In April, we reported on Governor Baker’s issuance of Executive Order 562, a very broad Order that prohibits any Massachusetts agency from issuing new regulations for one year, unless certain conditions are met. In order to issue a rule, an agency is required demonstrate a clear need for governmental intervention and that the costs of the regulation do not outweigh the benefits, that the regulation does not exceed federal requirements or duplicate local requirements, that there are no less restrictive or intrusive desirable alternatives, and that the regulation does not adversely affect Massachusetts’ citizens, customers, or competitive environment.
In addition, EO 562 requires all executive agencies to conduct a review of every existing regulation within their jurisdiction and sunset those regulations by March 31, 2016 unless the agencies find that the regulations are “mandated by law or essential to health, safety, environment, or welfare of the Commonwealth’s residents.”
In furtherance of this mandate, the Massachusetts Department of Environmental Protection (MassDEP) has been hard at work conducting an initial assessment of close to 100 of its regulations to determine whether, under the criteria set out in EO562, further action is needed. In its evaluation MassDEP included the following considerations:
- Purpose and/or necessity of the regulation
- Whether the regulation was reviewed and/or amended during MassDEP’s most recent regulatory reform initiatives under the prior Patrick Administration
- Year of most recent review
- Whether the regulation is required by state or federal law
- Reporting requirements associated with the regulation
- Whether the regulations are more stringent than the federal government’s
Based on this evaluation, MassDEP has just released its “Work Plan for Executive Order 562” and “Preliminary EO562 Proposal,” which lists 18 regulatory packages the agency is considering for potential amendments and 10 for potential rescission. The list includes:
- Proposed regulatory amendments to promote agency efficiencies and streamlining of requirements (i.e., flexibility on the Waterways regulations for Designated Port Areas and Facilities of Public Accommodations, and exemptions and self-certifications for Groundwater Discharge Permits, which are typically time consuming in review of applications and issuance of permits);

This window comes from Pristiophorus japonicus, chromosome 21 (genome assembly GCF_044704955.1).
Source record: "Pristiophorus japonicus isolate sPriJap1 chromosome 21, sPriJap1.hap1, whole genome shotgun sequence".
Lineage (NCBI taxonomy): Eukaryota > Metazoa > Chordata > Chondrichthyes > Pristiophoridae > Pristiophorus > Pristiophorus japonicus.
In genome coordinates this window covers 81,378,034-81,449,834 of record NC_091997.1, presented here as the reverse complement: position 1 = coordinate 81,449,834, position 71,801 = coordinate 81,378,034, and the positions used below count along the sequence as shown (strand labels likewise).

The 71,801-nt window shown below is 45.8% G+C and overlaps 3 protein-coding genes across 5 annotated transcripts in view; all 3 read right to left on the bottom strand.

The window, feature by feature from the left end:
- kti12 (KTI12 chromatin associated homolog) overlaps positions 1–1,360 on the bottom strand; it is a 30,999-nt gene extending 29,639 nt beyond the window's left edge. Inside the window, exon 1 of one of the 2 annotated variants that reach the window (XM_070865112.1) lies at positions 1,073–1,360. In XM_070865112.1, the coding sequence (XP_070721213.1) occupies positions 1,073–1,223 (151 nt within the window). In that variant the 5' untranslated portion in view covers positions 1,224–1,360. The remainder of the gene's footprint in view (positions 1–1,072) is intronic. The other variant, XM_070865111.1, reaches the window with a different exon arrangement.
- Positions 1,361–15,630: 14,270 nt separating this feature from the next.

- Proposed regulatory amendments based on state or federal law (i.e., amending the Lower Emissions Vehicle regulation to conform with California Air Resources Board standards, and amending Surface Water Quality Standards to comply with the federal bacteria standard for recreational coastal waters);
- A proposed regulatory amendment that has been under development by MassDEP (i.e., promulgating a new standard for Land Subject to Coastal Storm Flowage under the Wetlands Protection Act); and
- Proposed rescission of regulations that are outdated superseded or no longer funded.
MassDEP will be holding three Listening Sessions to inform the public of its regulatory evaluation efforts to date and gather input from a diverse group of stakeholders across the board, as well as from the public at large. The Listening Sessions will be held:
- Tuesday, September 29, 2015, from 4-6 p.m. - MassDEP's Central Regional Office, Suasco Conference Room, 8 New Bond Street, Worcester.
- Wednesday, September 30, 2015, from 4-6 p.m. - Springfield Central Library, 220 State Street, Springfield.
- Thursday, October 1, 2015, from 4-6 p.m. - MassDEP's Boston Headquarters, Conference Rooms A, B & C, second floor, 1 Winter Street, Boston.
The Baker Administration has also set up an online portal for the public to provide input on which regulations are in need of re-evaluation and possible change, as well as feedback on how the evaluation process is being conducted.
MassDEP’s assessment is a resource-intensive undertaking that is occurring at a time when the agency’s work force has been reduced by approximately 100 employees. Notwithstanding that MassDEP has considered close to 100 regulations in this review process, the Preliminary EO 562 Proposal appears to be limited in scope when compared to the sweeping mandate of EO 562. There is certainly a possibility that MassDEP will hear comments to this effect when the public weighs in during the Listening Sessions and public comment period, and the extent of the proposal may very well expand. Companies doing business in Massachusetts will undoubtedly be affected by the final list and should consider attending a Listening Session and/or submitting comments.